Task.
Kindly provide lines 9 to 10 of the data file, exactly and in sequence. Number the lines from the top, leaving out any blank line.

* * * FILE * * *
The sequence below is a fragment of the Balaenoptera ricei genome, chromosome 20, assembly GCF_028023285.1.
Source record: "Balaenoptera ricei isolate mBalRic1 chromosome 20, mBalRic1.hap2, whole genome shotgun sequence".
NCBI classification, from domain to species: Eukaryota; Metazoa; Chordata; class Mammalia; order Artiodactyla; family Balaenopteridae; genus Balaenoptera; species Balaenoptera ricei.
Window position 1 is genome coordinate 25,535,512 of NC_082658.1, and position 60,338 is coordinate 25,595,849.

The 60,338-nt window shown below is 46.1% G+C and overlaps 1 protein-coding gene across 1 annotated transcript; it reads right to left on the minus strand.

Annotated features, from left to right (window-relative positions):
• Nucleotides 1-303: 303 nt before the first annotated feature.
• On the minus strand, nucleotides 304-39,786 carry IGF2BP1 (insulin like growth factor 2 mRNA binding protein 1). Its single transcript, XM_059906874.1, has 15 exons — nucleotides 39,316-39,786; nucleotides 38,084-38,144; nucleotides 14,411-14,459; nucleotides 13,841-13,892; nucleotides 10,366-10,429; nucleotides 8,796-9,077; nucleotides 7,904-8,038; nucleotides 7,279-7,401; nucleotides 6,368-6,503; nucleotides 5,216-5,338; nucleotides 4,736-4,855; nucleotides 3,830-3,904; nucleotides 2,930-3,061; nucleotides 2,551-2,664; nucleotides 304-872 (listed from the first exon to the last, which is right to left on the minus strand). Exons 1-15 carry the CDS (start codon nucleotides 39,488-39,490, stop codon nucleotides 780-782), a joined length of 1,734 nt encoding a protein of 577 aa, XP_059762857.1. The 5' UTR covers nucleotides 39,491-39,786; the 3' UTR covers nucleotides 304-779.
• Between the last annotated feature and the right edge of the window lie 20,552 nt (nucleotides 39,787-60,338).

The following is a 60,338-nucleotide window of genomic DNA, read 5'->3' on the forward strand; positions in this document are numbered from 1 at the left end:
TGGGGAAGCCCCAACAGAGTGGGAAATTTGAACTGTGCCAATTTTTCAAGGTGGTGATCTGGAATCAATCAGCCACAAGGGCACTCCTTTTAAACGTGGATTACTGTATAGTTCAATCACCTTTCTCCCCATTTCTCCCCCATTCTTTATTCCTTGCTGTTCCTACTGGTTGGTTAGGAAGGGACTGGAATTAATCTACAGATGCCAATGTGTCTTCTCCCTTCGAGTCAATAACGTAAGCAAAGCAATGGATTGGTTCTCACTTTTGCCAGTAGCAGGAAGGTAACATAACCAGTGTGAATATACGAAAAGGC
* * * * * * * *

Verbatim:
• Between the last annotated feature and the right edge of the window lie 20,552 nt (nucleotides 39,787-60,338).

The following is a 60,338-nucleotide window of genomic DNA, read 5'->3' on the forward strand; positions in this document are numbered from 1 at the left end: